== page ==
I cut a piece of 3/4″ plywood to go under the laminate top to act as support. I sat the two pieces on my flat table saw top and went around with a straight edge and flashlight to check everything. I found some slight bows and used cawls to clamp everything flat, then slowly brad nailed everything together.

With everything tacked together I moved the top to the router base I built earlier. I found some slight dipping in the center, so I cut brass shims to bring the top back to flat when everything was screwed down. With the top in place, flat, and securely fastened, I added edge banding all the way around to help protect the laminate from getting chipped.

Next I wanted to add a number of t-tracks to the top for featherboads and to keep the fence in place. My router produces a ton of dust when doing a big cut and my fixed base porter cable 890 series doesn’t come with any collection port. A few iterations of printing got me this two piece design that I glued together. It goes in where the edge guide would normally plug in.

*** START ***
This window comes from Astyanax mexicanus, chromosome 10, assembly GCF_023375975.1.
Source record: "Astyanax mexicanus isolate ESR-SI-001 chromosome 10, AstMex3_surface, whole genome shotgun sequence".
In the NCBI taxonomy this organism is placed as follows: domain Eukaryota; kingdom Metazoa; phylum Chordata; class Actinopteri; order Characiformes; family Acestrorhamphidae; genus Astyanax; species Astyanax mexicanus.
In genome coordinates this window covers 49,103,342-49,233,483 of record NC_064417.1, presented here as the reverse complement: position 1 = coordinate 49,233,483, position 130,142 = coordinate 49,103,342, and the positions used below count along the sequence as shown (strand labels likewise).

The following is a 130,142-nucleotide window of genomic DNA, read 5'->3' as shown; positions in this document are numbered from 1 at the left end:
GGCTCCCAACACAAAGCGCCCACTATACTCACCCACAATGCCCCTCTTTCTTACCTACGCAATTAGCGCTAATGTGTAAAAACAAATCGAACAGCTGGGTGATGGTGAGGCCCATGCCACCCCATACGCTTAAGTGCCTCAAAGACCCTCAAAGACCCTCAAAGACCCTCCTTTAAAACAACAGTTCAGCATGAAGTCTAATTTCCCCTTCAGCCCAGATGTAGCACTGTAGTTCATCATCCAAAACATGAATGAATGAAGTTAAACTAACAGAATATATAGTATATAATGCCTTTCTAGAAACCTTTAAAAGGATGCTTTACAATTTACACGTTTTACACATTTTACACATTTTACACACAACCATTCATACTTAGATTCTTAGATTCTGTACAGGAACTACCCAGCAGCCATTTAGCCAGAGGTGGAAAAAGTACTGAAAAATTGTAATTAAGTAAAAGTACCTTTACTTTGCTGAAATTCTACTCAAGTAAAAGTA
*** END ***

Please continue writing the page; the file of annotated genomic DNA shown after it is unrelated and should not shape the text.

The start of the cut usually generates a lot of dust, but once the grooves got going the shroud did a good job picking up most of the dust. There probably aren’t any 100% solutions, but this does save a lot of mess. The grooves turned out well!

The top is nearly complete. I just need to do the final installation of the lift. First, I wanted to reinforce the places where the leveling set screws will land. The plywood is too soft, and I expect they will sink in with time. On my last top I used CA glue to shore up the area. This time I found some 1/16″ brass to line those areas. Once bonded, the leveling went quickly. All the effort I spent getting the table top level means the router lift plate can be perfectly flush all the way around. No catches or dips at the transitions.